rug loom in use

A rug weaver using a loom very similar to the one my great-great-grandfather built for my great-great-grandmother and which is still a family keepsake.

My great-great-grandmother made rugs on a homemade loom in her home here on North Adams Street to supplement her family’s income. The loom, which we have today in our son’s basement, is of 3” thick oak timbers and is of a very old design—old even in the 1870s when this one was likely built by my great- great-grandfather. We saw one exactly like it in the Pennsylvania Farm Museum. That loom was said to have been more than 200 years old. Looms of roughly the same design date back many hundreds of years.

Rag rugs were generally woven in varying lengths and were usually about 30 inches in width. The great advantage of rag rugs was their flexibility—they could be woven in virtually any length and in any color. In those days, they weren’t only used for hall runners or throw rugs, either. To create room-sized rugs, several 30-inch wide rag rugs of the correct length were sewn together to create a single carpet wide enough for a full room.

rag rugs

Traditional rag rugs are still pretty useful things; we’ve got several in our house. The trick is finding ones that have been woven tightly enough that they will last.

Padding for those early carpets was, on the farm at least, often a layer of straw under the rug. Fresh straw was laid down in the fall under the rug to help insulate against the cold and offer a bit of cushion. Then in the spring, the rug was taken apart into its component strips and hauled outside to be cleaned. Cleaning was generally accomplished by beating the straw dust and other dirt out of the rug using a wooden-handled rug beater.

Gradually other kinds of carpeting became available. Oriental rugs were always available for the rich, but the Industrial Revolution made other kinds of carpeting available, too. Dark red “ingrain” carpeting was the first non-rag rug carpeting to become popular. We found threads from such a kind of carpeting wound around tiny carpet tacks driven into the original floor of the Little White School Museum when we were restoring the building. The carpeting was apparently used on the building’s two aisles when it was the Oswego Methodist Episcopal Church from 1850 to 1912.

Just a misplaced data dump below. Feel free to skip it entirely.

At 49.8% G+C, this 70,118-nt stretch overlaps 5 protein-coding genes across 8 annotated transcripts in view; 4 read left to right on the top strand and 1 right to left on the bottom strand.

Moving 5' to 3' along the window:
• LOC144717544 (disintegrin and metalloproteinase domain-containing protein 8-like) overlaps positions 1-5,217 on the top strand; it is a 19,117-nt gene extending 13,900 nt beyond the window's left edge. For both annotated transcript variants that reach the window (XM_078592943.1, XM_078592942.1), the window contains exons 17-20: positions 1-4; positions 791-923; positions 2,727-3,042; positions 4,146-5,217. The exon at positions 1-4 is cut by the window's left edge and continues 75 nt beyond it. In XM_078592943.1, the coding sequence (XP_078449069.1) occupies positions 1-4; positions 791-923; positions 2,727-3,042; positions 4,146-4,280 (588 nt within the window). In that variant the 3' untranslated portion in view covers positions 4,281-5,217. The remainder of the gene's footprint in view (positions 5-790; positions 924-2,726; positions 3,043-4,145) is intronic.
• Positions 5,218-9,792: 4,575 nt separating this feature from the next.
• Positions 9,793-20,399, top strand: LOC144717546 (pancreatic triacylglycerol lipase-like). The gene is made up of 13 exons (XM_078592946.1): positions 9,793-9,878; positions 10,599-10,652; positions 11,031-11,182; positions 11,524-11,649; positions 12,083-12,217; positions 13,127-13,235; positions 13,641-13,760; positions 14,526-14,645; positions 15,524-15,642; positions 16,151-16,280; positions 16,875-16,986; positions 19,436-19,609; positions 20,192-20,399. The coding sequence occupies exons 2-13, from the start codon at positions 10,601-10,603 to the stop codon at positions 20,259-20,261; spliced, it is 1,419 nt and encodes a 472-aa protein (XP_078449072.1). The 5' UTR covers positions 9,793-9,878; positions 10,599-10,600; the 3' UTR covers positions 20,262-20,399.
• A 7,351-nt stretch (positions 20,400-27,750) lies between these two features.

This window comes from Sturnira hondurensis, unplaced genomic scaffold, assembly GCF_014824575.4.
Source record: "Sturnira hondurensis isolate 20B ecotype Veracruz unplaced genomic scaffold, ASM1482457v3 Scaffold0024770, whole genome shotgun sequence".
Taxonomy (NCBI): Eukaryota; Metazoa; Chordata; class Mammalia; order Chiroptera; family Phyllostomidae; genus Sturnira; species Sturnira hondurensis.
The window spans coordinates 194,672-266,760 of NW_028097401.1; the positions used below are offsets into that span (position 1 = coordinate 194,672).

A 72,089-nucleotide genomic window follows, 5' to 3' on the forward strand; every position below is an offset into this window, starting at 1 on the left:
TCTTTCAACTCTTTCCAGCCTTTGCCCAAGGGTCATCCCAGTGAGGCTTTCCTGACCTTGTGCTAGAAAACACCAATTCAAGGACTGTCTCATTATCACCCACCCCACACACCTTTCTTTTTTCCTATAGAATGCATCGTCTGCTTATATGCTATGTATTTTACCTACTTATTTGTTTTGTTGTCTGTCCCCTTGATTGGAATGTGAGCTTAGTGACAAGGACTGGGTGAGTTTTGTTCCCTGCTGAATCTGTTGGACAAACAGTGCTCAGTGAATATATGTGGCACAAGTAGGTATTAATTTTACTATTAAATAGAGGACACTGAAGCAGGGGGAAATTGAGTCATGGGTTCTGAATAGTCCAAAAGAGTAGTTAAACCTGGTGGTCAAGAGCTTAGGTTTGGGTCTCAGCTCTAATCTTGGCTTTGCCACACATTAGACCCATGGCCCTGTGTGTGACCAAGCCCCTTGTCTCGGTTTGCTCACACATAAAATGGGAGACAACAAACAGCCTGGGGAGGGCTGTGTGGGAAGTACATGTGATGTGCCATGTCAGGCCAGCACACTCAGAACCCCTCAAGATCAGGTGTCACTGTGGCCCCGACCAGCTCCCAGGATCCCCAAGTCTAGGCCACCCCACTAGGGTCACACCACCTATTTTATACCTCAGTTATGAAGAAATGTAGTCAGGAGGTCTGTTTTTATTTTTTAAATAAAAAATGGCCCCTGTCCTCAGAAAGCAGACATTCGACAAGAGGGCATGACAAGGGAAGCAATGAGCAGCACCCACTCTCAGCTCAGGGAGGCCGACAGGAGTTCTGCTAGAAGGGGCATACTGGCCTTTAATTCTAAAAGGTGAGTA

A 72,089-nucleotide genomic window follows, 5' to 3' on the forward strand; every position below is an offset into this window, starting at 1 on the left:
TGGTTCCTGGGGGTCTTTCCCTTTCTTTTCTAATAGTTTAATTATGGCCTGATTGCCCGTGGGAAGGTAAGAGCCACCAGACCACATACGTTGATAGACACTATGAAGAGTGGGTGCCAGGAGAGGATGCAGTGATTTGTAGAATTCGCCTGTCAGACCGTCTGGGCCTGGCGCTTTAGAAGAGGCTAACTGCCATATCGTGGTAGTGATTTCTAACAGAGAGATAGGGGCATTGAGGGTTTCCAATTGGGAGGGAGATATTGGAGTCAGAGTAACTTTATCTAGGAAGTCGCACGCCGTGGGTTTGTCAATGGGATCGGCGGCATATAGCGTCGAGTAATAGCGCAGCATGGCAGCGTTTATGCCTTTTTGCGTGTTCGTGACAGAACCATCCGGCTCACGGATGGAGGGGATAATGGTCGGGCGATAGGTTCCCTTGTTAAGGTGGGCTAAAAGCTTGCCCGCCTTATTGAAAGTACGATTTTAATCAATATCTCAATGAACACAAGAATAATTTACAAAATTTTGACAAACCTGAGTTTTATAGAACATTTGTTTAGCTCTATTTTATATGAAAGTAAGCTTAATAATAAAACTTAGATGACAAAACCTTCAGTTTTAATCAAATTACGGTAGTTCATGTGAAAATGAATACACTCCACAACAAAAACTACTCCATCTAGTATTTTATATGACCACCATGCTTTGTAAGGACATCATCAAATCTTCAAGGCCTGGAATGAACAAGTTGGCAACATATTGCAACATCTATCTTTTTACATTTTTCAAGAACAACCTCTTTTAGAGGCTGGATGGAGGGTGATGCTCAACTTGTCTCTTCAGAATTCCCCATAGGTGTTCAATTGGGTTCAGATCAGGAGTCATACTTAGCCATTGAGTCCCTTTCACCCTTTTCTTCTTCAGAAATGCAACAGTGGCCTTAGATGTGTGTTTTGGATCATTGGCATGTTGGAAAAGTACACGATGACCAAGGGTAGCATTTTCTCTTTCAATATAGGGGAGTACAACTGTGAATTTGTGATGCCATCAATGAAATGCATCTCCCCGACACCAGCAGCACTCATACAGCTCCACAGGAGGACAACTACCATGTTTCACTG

Nowadays, we’ve got synthetic yarn carpeting in all kinds of shades and colors with many styles to choose from. And on television, the ads of industrial carpet cleaning companyes have been replaced by those of carpet sellers and the makers of home carpet cleaning machines. But, while Empire Today’s commercials do tend to stick in one’s mind, no one has commercials quite as memorable as Boushelle; at least I can’t remember a modern phone number as easily as Boushelle’s HUdson 3-2700.

 

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When it comes to school districts, the name’s the thing…

So we had a big hoohah going on here in my once little town of Oswego a few years ago. This post is going to be super-local, so if you’re not interested in really, really local history and want to go somewhere else today, I completely understand.

Hoohahs come and go, of course, and there are lots of them in any community. But here I’m specifically talking here about a former school superintendent’s brainstorm that changing the school district’s name by leaving “Oswego,” “school,” and “district” out of it would be a boffo idea.

Of course, the district’s official, legal name—Oswego Community Unit School District 308—did not change. So what the superintendent was really talking about was a school district nickname. What that meant in practice was changing the name atop school district stationery, on school buses, on the district’s web site, and the like. Things that cost money to change.

The preferred new nickname? SD308.

One school board member, a newcomer to the community like most all board members in recent years, announced at back then that Oswego had never been part of the district’s name and that “‘Oswego’ got interjected somewhere in there.”

Well, no, that was definitely not the case. Let’s get into the Way Back Machine and figure out what actually happened, shall we?